#846974 - 09/27/10 03:31 PM Re: What happened to JPF Awards [Re: Ott Lukk (D)]  
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Raleigh, ya'll
Originally Posted by Ott Lukk
Getting Myself in Trouble Again.

2) "I vote that John K starts the John K Awards." What's with the condescension? Just like me, this guy couldn't find on the JPF homepage the fact that the "World's Biggest Song Contest" currently has no song contest. Why should he have to go fishing around the forums to find out this simple fact?
Ott


No worries about getting yourself in trouble again Ott. That's one of the specialties of the regulars around here:-)

But since you brought up fishing around, a quick "SEARCH" of "AWARDS THREADS" brings up a lot of information. But put aside using the SEARCH function. At the top of EVERY forum is a Thread about the awards that includes one from Brian dated early this September about how they need to rethink the approach in order to do the next awards properly.

The "condensation" didn't come until 4 days after the original post, and several people trying to gently say that this wasn't as easy as Judy Garland & Mickey Rooney saying "Hey kids, let's put on a show."

I had a VERY limited roll in the early rounds of judging the last contest, and even in my limited listening, I spent three hours a day for about a month listening to submissions...And that was to submissions that had already been filtered down from the initial reviewings...Other Members spent wayyyyy more time in their categories.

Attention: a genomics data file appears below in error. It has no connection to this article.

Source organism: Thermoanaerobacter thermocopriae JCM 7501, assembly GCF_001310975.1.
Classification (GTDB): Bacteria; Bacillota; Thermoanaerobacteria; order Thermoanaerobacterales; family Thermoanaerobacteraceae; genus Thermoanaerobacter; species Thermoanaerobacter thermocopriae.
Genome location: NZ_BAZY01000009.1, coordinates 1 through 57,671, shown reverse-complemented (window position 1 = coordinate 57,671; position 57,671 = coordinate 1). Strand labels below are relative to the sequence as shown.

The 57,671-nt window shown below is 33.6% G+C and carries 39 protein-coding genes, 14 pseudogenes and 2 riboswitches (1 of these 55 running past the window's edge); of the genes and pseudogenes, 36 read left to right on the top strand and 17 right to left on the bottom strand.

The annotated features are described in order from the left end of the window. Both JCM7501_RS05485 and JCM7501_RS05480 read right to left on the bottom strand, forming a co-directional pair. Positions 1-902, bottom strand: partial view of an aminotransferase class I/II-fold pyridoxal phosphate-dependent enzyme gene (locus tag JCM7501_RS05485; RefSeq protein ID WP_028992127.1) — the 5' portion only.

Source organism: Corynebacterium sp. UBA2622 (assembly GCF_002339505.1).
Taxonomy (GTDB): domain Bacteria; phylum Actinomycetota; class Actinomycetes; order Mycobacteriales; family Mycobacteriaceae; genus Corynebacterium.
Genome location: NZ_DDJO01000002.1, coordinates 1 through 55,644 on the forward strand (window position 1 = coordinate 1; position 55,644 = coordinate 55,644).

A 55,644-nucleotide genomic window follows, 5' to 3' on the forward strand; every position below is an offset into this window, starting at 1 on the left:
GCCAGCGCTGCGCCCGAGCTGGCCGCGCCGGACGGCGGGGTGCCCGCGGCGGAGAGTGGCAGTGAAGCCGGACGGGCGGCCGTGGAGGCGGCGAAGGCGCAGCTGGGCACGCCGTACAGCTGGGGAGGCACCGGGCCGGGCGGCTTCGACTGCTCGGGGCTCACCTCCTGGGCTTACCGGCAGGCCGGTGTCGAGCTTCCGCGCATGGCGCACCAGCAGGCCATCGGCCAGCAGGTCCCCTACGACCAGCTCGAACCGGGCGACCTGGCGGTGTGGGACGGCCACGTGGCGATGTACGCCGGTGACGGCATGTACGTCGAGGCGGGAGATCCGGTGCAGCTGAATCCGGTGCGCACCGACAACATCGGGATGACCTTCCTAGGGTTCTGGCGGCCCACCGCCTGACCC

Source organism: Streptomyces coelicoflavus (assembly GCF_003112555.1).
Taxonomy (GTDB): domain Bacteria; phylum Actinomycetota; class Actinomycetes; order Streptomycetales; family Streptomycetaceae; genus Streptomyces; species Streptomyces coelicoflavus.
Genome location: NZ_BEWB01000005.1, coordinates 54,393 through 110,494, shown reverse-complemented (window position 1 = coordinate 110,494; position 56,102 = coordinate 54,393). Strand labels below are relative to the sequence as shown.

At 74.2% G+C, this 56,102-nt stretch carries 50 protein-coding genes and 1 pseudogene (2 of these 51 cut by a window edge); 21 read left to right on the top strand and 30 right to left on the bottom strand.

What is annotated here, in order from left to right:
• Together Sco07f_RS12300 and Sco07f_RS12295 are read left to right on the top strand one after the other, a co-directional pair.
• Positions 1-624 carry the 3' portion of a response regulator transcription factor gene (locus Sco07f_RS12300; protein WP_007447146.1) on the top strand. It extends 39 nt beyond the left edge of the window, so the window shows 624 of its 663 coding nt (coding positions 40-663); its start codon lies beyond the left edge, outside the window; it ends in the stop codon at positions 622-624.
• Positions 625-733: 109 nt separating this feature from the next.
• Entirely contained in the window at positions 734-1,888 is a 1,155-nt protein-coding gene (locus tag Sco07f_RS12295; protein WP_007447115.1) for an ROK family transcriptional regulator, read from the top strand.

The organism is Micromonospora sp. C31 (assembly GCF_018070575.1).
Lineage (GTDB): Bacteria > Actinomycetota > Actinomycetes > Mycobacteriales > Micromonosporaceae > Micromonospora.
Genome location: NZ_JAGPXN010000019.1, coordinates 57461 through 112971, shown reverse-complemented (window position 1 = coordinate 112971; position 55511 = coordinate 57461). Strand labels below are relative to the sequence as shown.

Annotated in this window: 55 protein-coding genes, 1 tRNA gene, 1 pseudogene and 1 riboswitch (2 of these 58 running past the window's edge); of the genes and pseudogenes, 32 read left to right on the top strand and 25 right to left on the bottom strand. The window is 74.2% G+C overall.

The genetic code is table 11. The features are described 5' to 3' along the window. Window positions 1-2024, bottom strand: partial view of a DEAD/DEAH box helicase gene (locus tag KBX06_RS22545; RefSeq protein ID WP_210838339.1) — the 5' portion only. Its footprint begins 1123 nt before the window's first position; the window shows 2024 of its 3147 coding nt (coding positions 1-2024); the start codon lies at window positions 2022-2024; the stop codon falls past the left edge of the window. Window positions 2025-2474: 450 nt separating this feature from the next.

So we're talking dozens, if not hundreds, of volunteers spending endless hours sifting through, "fishing" if you will, hundreds of thousands of songs, trying to find something worth shouting about.

And now, someone just signs up and says "Hey, what happened to the Awards this year?"...I don't know John K from John Q, but he had 4 days before the condescending response to do some searching and discover that the "someone" is named Brian Austin. Whitney...I'm sure his name is viewable somewhere on this site.

John's enthusiasm is commendable, and maybe the internet age has us in a state of wanting instant, all encompassing, answers. But the truth is, a little fishing never did no one no harm, except, perhaps, the fish.

Golly, I sound cranky:-)....I'll back off now and let Marc carry on taking the flack for injecting uncontained realism.


Best
Midnite


Satchel was right. Something is gaining on me.

The Shoebox & Dinner at Eight trailers available at: